Theology professor manages history project on Christian laity
Loyola press release - July 17, 2007
(New Orleans)— Loyola University New Orleans Provost Distinguished Professor of the History of Christianity Denis Janz, Ph.D., is the general editor of a nearly-completed collection of books, The People's History of Christianity. The project is a seven-volume series that looks at Christianity’s past from the vantage point of a “people’s” history, the laity, the ordinary faithful such as women, foreign outsiders, and slaves.
The seven-volume project is a collaboration between nearly a hundred experts in various areas. According to Janz, the subject of this series is relatively new territory, as most experts in the field write about the leaders of Christianity and the agenda of research into church history has been dominated by exploration of theology, dogma, institutions, and ecclesio-political relations. Writing about the laity is controversial, as it explores questions such as, to what extent did the laity listen to the leaders who have mostly led the study of the history of Christianity? Janz writes in his forward, “It must be conceded that the field is in its infancy….what we offer here is a preliminary attempt at a new and more adequate version of the Christian story.”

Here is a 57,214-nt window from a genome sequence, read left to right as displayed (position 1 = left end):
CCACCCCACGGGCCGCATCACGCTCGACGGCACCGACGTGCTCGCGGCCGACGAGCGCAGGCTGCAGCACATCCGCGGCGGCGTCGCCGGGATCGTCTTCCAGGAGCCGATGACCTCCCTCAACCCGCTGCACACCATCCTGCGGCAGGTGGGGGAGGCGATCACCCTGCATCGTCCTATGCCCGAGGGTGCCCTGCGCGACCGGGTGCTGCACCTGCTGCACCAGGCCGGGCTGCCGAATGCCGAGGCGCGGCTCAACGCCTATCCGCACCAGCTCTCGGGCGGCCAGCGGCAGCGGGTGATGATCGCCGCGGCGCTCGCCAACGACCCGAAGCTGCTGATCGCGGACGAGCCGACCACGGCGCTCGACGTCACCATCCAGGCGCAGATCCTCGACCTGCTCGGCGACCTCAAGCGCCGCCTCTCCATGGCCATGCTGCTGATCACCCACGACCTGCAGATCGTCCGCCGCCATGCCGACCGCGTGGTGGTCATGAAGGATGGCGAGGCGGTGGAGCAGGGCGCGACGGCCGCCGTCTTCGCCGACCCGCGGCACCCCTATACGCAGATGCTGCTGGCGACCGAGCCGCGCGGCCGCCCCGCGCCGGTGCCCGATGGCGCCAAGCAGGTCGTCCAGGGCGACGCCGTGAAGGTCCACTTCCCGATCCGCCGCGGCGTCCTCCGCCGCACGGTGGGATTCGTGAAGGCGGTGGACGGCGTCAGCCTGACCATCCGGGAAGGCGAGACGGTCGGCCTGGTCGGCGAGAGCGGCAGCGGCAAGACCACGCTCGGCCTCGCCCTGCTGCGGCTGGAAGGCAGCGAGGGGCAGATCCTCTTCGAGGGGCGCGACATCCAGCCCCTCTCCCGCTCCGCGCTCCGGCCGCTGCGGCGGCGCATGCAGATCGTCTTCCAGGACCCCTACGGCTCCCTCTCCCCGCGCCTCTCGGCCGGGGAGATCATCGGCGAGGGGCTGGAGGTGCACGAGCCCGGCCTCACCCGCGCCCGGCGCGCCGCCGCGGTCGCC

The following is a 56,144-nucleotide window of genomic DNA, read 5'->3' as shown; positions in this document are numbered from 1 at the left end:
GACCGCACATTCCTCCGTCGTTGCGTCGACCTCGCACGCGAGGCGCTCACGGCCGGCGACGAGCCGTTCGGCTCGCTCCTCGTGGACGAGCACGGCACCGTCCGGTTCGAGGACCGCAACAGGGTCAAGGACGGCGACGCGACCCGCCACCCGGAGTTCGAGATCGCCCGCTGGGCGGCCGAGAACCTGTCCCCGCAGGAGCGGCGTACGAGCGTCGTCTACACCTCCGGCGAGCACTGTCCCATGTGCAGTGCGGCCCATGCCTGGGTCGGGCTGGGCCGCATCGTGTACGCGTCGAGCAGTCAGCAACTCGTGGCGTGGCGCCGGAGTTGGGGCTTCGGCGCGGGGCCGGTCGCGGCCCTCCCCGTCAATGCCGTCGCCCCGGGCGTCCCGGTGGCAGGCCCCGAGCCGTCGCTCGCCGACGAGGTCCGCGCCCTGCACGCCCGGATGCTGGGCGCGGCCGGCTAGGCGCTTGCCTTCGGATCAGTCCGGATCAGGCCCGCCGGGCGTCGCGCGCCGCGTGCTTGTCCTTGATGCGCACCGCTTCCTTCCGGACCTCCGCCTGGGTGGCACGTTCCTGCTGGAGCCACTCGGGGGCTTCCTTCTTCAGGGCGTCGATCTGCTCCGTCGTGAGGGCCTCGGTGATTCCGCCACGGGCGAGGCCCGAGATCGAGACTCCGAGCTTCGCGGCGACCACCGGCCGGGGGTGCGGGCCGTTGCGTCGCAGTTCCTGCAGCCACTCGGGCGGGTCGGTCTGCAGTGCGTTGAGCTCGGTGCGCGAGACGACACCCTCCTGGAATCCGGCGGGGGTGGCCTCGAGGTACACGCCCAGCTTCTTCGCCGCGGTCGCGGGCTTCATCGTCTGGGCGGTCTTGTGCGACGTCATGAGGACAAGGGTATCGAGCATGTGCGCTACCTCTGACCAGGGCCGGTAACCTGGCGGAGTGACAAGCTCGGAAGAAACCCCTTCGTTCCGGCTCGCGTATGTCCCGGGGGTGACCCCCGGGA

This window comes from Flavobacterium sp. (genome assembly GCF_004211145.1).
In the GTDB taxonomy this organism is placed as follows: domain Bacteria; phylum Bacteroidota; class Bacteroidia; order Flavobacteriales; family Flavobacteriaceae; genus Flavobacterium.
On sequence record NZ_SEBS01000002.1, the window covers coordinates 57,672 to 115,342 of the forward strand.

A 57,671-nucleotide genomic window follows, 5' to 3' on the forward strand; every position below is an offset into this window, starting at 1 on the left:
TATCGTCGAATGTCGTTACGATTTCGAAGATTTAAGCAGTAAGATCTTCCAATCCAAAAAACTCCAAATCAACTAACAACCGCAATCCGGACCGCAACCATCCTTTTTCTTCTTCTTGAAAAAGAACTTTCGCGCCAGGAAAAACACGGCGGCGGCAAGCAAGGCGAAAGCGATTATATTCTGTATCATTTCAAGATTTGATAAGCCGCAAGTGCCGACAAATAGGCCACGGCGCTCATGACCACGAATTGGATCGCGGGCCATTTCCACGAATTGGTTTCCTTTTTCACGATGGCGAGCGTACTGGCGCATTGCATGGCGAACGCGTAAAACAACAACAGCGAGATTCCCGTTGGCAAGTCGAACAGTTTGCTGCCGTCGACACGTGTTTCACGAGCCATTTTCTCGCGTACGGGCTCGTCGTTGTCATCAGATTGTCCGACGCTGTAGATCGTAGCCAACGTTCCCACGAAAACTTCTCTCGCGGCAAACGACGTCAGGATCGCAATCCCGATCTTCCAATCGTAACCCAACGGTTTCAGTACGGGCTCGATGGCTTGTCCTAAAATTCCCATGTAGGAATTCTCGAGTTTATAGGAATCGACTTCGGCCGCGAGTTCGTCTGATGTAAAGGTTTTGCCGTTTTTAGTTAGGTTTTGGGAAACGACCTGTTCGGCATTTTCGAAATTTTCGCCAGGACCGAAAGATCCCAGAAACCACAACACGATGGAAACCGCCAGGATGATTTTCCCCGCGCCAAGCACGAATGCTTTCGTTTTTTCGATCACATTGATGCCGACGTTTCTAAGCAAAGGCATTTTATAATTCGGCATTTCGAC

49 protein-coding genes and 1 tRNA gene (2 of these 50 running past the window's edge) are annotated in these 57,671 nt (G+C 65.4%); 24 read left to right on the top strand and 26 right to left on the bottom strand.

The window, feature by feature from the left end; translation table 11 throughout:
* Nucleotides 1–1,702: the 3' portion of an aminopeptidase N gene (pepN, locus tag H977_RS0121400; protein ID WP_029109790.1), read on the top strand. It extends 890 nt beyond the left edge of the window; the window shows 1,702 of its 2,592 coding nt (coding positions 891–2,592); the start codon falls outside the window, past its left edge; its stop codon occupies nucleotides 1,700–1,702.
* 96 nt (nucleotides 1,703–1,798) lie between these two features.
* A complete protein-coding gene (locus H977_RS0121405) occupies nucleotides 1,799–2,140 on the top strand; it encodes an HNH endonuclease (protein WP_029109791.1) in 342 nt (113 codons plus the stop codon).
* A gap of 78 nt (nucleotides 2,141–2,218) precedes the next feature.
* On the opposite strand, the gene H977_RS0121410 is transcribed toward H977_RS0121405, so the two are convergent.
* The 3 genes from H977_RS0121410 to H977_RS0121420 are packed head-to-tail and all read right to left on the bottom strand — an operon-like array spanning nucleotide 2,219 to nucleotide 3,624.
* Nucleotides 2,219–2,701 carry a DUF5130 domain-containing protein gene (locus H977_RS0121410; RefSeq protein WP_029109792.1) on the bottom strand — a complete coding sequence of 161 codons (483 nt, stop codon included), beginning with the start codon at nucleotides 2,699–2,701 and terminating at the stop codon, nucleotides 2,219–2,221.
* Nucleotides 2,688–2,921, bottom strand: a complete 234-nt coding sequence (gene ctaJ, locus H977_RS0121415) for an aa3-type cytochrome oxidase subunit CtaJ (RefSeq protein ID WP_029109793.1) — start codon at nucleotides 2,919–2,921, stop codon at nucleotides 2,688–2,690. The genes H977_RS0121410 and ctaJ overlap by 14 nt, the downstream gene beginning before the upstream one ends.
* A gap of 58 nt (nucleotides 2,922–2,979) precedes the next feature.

Fortress Press, the publisher of the series, asked Janz to be the general editor of the project based on work he had done on the subject in the past. Though the topic is not Janz’s sole interest in theology, it has been his main focus in recent years. Janz has the final word as to what gets in the series, deciding what fits and how to arrange the numerous contributions from varying experts. The books get his stamp of approval before they go to press. The first volume of the series came out in November, 2005, and the final book will be out in 2008.
Since joining to Loyola in 1979, Janz has served as department chair and director of graduate studies. He is the author of several books and edits the history of Christianity section of the Religious Studies Review journal. His research and lecturing have taken him to Germany, Austria, France, Denmark, Norway, The Netherlands, The United Kingdom, Ireland, Belgium, Italy, Poland, Slovenia, Serbia, Croatia, Kosovo, Albania, the former U.S.S.R., and China. Janz received his Ph.D. from the University of Toronto in 1979.